…underground stars combined the grandiosity of B-movie screen stardom, the emotional intimacy of an encounter group, the scale of opera, and the rawness of documentary. The new stars were “real,” not hidden behind the protective veneer of acting out a character created by someone else.
This week’s Warhol MOOC activity is to create a new Warhol-like work. It seemed like the perfect opportunity for me to finally do another Screen Test.
Screen Test #1, #2, #3, #4 were in 1965 & 1966. I haven’t done one in 48 years now. The great thing about a Twitter Resurrection is that you can mouth off once more. But it’s an incorporeal resurrection. All text and no body. So here’s my new avatar body, and my first Screen Test in 48 years. I can’t tell you how great it is to be back. I really hope to do things a lot better this time around. Thank you so much for watching! I love you!
Edie Sedgwick, Screen Test #5
- Edie Sedgwick / Actor – Director
- Isabella Medici / Production Designer
- Jerri Johnsky / Director of Photography
- Jeffrey Beach / Visual Effects
- Papa Zulu / Composer
- Sack Jo / Vocalist
- Eloh Eliot / Makeup
- Sunday Lemon / Hair
Text submitted to Warhol MOOC for Peer Review of this work:
My Reperformance of Edie Sedgwick’s Screen Test
- I have chosen to reperform Edie Sedgwick’s iconic Screen Test from 1965. IMDB lists 4 Edie Sedgwick Screen Tests between 1965 & 1966, so I have titled this work Edie Sedgwick, Screen Test #5, 2014 The link above includes both a video and a still image of my Screen Test.
The original screen tests used analogue 16mm black-and-white motion picture film. As Andy was so curious to explore many media and new media, I thought I would try to dance in an anachronistic void of old meets new. Therefore I’ve substituted an avatar body for a human body and recorded it with direct-to-video capture of a 3D virtual world. Yet I’ve maintained the aesthetic qualities of the original in the austerity of black-and-white and the durational aspects of a slow, sustained portrait that functions at a very non-Hollywood cadence.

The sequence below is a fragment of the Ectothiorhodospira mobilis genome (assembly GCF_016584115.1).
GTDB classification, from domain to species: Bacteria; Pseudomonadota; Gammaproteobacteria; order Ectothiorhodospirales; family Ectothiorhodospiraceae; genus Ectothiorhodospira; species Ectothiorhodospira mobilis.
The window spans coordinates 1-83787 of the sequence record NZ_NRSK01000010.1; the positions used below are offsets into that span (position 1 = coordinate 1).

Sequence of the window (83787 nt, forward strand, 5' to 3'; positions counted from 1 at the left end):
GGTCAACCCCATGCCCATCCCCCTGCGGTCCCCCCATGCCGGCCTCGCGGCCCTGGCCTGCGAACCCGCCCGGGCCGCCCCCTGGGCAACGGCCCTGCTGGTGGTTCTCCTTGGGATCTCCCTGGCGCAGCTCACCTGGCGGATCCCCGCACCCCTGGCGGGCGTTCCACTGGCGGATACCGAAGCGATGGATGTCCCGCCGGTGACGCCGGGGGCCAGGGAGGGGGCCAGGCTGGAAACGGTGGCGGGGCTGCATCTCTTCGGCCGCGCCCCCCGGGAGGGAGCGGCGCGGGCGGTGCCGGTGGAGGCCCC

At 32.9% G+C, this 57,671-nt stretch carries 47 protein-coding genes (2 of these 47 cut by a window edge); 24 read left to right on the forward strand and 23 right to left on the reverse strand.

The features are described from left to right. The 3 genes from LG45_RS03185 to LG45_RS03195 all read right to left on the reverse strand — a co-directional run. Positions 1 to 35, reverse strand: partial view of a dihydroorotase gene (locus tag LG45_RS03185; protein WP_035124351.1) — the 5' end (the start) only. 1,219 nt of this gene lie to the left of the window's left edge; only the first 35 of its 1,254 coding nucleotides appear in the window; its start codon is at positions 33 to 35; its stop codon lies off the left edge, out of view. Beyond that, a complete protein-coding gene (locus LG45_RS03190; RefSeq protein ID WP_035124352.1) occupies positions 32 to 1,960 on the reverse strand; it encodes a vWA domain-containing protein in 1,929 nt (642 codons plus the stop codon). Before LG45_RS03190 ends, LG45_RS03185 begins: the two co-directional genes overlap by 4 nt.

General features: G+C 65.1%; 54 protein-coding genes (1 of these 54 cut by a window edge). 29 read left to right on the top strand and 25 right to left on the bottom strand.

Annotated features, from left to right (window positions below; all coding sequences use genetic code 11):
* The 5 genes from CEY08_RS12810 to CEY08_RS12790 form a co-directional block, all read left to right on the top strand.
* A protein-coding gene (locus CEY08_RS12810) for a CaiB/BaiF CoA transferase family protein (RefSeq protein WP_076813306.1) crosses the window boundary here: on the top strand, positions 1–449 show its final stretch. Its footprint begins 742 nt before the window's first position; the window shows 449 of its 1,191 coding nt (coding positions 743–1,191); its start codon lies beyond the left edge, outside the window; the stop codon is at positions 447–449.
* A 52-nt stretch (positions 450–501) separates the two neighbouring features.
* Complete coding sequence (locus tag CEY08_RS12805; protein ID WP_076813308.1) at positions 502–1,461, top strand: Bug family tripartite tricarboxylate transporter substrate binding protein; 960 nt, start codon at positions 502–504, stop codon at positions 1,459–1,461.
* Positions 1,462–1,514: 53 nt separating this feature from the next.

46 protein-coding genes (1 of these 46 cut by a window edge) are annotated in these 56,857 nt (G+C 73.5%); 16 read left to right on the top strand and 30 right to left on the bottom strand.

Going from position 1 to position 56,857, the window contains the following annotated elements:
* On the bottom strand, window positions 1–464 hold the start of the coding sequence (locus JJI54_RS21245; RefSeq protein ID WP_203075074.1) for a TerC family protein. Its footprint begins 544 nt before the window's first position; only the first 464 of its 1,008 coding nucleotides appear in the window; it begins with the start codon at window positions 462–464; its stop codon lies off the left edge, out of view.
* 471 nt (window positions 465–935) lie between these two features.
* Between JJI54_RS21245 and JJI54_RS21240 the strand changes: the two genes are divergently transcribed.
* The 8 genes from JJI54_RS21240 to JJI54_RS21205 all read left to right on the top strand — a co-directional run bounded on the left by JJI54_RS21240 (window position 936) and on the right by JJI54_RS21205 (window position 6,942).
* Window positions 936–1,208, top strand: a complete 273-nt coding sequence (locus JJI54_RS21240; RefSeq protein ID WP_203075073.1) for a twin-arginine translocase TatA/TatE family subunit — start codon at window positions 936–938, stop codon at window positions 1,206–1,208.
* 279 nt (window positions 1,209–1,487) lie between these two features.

We speak of repetition most commonly in Andy’s paintings and prints where we see many repeated Elvis paintings or many variations of Marilyn screenprints. The analog of repetition in the 2D work is the durational nature found in his temporal works. In 2D it’s image-image-image, in 4D it’s stillness-stillness-stillness. For me the black-and-white is essential. I love color in painting, but in film & photography it seems like too much baggage. I find B&W reveals more. Lets us see, linger, and explore more.
Update, May 19:
I received some lovely peer evaluation from 3 of my classmates:
Please write three short sentences of evaluation feedback. In sentence 1, you should comment on the student’s choice of material to appropriate. In sentence 2, you should comment on the use of cropping, repetition, and colour. Use sentence 3 to highlight strengths of the submission, as well as ways in which it could be improved. Please do not write more than 200 words.
peer 1 →
How can I possibly write the required 50 words for this assessment? Does bravo, bravo, bravo 50 times work? This is my favorite by far of works submitted for the assignment. As to your choice of material, congrats for tackling a video. I loved your use of the Edie avatar. The eyes worked! Pretty sure Andy would have loved this one.
peer 2 →
Impressive work! loved it, choice of material more than appropriate, excellent idea mixing the past and present In this case every choice was dead on, but of course, it was Warhols choice all the way, except for going digital of course Its always risky borrowing another artists work to make your own, when i read your ideas at first i thought “oh boy, here we go”, but was really surprised and glad to see what i saw, excellent work, wouldn’t change a thing
peer 3 →
I love your choice of Edie. You certainly achieved a similar feeling and mood with your use of black and white, the music, but it was also different. The avatar gave it a “machine” feeling. It was more plastic, more removed from reality. Andy would approve. I’m not sure how it could have been improved; maybe a slight twist of the face away from a direct gaze into the camera?